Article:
Second Opinion: Casting a cloud over dental coverage

2016 10 12 14 41 06 881 Dr B Second Opinion 400

With the inauguration of President-elect Donald Trump and the start of the 115th Congress right around the corner, the Children's Dental Health Project (CDHP) has received questions and notes of concern from many partners and supporters. Many of you wonder what the future of children's oral healthcare will look like under this new administration. The short answer is that we simply do not know, but we are carefully eyeing signals of what policies may be coming down the pike.

Colin Reusch, senior policy analyst, Children's Dental Health Project. Image courtesy of CDHP.Colin Reusch, senior policy analyst, Children's Dental Health Project. Image courtesy of CDHP.

While the Trump campaign was short on detailed healthcare proposals, the unequivocal and longstanding promise from both the president-elect and many members of Congress has been to repeal and replace the Patient Protection and Affordable Care Act (ACA). President Obama's hallmark healthcare law now provides more than 20 million Americans with healthcare through both Medicaid expansion and subsidized private insurance sold on the health insurance marketplaces.

The CDHP will seek to ensure that no child is worse off than today; one less child without access to the care he or she needs is an enormous step in the wrong direction.

In addition, the ACA has been a mechanism for providing children with comprehensive dental coverage, one of the law's essential health benefits that CDHP has spent much of its time working to implement in a way that is as affordable and seamless to families as possible.

The few available hints at what the Trump administration might pursue in terms of replacing the ACA do not mention children's coverage broadly nor the inclusion of children's dental benefits specifically. We are rolling up our sleeves to preserve the progress we've made -- both in expanding access to private dental coverage and moving toward a system that integrates oral health into medical coverage and the healthcare system at large.

“One less child without access to the care he or she needs is an enormous step in the wrong direction.”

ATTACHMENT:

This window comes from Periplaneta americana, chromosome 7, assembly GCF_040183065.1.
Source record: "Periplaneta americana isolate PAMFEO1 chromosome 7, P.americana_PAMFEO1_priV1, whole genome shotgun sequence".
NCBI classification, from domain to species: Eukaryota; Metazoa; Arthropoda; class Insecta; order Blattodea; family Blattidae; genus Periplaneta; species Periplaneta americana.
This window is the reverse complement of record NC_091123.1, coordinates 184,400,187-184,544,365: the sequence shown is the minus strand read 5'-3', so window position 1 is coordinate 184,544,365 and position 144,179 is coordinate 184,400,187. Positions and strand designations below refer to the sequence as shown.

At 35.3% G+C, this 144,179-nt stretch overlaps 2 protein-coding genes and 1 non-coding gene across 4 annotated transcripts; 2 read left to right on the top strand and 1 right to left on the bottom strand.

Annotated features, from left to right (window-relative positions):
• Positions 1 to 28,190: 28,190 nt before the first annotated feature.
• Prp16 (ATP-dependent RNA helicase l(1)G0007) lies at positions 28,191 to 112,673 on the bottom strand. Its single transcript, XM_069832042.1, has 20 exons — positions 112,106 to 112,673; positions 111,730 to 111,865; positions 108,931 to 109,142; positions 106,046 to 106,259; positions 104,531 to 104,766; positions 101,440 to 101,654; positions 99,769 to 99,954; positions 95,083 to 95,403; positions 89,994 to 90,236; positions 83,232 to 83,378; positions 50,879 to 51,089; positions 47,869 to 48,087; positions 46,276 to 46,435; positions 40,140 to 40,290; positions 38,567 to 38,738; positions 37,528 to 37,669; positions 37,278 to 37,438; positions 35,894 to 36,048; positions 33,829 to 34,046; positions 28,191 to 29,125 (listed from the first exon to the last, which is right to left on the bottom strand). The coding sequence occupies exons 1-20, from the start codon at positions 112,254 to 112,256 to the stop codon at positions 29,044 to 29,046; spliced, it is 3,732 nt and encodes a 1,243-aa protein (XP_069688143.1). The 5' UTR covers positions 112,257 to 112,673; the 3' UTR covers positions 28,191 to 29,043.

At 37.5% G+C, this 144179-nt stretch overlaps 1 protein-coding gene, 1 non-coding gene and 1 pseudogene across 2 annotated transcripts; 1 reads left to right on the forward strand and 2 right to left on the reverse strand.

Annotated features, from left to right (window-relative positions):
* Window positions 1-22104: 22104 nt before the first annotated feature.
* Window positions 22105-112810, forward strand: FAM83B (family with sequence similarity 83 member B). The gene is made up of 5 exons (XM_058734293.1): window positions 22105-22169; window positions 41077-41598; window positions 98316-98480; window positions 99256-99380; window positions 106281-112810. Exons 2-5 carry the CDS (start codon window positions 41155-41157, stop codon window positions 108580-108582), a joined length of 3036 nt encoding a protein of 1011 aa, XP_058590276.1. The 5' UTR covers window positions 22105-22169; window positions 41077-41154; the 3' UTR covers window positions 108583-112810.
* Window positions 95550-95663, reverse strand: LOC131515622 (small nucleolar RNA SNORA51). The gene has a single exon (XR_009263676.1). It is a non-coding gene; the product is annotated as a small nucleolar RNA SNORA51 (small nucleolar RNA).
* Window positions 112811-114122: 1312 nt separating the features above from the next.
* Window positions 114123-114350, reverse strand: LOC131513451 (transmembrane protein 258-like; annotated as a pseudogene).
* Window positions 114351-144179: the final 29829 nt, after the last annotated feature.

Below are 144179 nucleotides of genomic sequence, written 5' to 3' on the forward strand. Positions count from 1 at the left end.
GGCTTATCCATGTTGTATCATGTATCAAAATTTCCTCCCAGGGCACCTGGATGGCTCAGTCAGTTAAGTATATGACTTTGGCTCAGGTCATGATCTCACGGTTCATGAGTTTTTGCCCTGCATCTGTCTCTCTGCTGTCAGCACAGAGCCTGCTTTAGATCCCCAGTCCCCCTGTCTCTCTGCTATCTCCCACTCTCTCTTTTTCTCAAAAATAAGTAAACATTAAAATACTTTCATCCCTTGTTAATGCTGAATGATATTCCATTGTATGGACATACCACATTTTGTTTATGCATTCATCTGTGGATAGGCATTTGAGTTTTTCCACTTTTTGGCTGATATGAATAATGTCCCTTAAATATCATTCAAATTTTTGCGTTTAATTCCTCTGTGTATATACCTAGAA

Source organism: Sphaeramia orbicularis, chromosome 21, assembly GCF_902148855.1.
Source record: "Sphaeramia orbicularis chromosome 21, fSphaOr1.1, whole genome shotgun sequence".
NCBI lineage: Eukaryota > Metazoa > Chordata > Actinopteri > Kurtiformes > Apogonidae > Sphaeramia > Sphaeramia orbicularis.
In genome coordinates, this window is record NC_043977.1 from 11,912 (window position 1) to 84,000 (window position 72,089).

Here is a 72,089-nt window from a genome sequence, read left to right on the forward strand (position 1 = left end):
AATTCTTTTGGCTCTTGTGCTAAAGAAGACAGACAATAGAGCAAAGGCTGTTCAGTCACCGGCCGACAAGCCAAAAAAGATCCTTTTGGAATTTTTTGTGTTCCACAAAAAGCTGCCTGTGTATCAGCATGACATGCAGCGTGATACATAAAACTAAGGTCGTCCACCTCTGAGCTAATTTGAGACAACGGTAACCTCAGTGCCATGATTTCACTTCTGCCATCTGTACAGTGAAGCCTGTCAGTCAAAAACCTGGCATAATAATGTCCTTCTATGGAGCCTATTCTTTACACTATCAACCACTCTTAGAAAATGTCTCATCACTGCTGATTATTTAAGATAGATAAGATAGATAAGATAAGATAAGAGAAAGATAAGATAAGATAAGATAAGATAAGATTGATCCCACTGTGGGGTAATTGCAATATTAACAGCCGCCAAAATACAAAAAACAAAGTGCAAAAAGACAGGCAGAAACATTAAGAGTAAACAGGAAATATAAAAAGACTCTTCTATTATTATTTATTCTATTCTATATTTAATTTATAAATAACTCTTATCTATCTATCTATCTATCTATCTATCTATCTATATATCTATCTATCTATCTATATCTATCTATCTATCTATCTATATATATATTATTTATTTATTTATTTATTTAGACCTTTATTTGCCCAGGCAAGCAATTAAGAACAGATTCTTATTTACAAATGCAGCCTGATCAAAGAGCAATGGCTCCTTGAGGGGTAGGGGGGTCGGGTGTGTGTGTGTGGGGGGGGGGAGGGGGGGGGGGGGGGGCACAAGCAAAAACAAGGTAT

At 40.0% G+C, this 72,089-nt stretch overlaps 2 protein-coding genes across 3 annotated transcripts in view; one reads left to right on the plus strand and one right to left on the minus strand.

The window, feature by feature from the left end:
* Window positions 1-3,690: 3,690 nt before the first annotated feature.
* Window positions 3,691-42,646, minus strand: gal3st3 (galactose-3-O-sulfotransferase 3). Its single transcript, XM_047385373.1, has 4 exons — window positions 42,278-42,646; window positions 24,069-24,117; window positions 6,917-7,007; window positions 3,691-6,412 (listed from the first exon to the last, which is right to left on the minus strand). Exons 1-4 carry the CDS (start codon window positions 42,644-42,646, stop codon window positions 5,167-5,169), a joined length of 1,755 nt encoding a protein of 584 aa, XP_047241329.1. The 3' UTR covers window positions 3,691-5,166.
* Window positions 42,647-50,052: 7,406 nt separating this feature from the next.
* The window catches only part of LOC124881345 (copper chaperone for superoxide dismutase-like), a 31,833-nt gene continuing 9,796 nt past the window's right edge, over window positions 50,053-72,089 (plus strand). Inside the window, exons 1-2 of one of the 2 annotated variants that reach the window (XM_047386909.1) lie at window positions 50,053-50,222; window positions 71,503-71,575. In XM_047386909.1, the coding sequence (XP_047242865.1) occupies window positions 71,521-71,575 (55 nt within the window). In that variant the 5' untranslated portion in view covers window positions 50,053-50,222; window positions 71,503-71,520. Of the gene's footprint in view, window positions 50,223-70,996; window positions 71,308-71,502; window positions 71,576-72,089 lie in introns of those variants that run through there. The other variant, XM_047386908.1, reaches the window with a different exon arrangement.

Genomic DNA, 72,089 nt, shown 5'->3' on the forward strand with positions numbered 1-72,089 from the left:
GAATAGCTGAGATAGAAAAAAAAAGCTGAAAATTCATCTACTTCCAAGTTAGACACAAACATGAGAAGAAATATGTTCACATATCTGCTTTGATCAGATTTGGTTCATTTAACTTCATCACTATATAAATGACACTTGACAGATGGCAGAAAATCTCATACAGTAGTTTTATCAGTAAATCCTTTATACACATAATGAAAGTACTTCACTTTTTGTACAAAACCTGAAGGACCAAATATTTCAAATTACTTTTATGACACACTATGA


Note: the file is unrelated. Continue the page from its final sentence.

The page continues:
The ACA is not the only program facing potential threats. The Children's Health Insurance Program (CHIP) runs out of federal funding at the end of September 2017. This program provides affordable, comprehensive health and dental coverage to more than 8 million children, as well as health coverage to hundreds of thousands of pregnant women. It has also played a significant role in closing the dental coverage gap in recent years.

While there's been no explicit mention of eliminating CHIP, and the program itself received little attention from candidates during the campaign season, some in Washington would seek to reduce funding for the program while eliminating protections against tightening eligibility for coverage. With talk of an ACA repeal on the horizon, the stability of CHIP could not be more important.

We must all work together at the federal and state levels to protect the coverage gains we've made and ensure that oral health remains a priority moving forward.

The Medicaid program represents perhaps the most significant success in ensuring that children and families have access to the health and dental coverage they need. Medicaid currently provides child-specific dental benefits to nearly 37 million children and adolescents. President-elect Trump and some congressional leaders have discussed converting the Medicaid program to a block grant or instituting per-capita caps, structural changes that could pose a very real threat to the stability and robustness of coverage for children and families.

We hope to have more concrete information in the near future about what Congress and the incoming administration will prioritize.

Colin Reusch is a senior policy analyst at the Children's Dental Health Project in Washington, DC.

A version of this Second Opinion originally appeared on the CDHP's website. appreciates the opportunity to bring it to our audience.

The comments and observations expressed herein do not necessarily reflect the opinions of, nor should they be construed as an endorsement or admonishment of any particular idea, vendor, or organization.

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